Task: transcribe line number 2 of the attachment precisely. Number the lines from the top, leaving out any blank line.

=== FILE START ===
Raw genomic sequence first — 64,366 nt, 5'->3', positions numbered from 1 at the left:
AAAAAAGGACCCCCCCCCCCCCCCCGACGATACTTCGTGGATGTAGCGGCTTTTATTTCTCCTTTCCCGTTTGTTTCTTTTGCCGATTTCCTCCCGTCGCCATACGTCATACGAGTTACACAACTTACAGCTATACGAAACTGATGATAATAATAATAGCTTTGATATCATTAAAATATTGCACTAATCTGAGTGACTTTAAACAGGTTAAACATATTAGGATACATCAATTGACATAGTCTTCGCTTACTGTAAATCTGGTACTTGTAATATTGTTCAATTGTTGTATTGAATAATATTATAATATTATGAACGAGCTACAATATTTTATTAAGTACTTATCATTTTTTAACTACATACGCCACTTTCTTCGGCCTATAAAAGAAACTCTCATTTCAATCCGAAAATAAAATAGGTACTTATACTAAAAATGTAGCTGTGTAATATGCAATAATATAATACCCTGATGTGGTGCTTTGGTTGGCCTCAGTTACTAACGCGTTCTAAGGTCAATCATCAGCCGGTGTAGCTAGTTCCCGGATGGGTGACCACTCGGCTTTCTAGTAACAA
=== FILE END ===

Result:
AAAAAAGGACCCCCCCCCCCCCCCCGACGATACTTCGTGGATGTAGCGGCTTTTATTTCTCCTTTCCCGTTTGTTTCTTTTGCCGATTTCCTCCCGTCGCCATACGTCATACGAGTTACACAACTTACAGCTATACGAAACTGATGATAATAATAATAGCTTTGATATCATTAAAATATTGCACTAATCTGAGTGACTTTAAACAGGTTAAACATATTAGGATACATCAATTGACATAGTCTTCGCTTACTGTAAATCTGGTACTTGTAATATTGTTCAATTGTTGTATTGAATAATATTATAATATTATGAACGAGCTACAATATTTTATTAAGTACTTATCATTTTTTAACTACATACGCCACTTTCTTCGGCCTATAAAAGAAACTCTCATTTCAATCCGAAAATAAAATAGGTACTTATACTAAAAATGTAGCTGTGTAATATGCAATAATATAATACCCTGATGTGGTGCTTTGGTTGGCCTCAGTTACTAACGCGTTCTAAGGTCAATCATCAGCCGGTGTAGCTAGTTCCCGGATGGGTGACCACTCGGCTTTCTAGTAACAA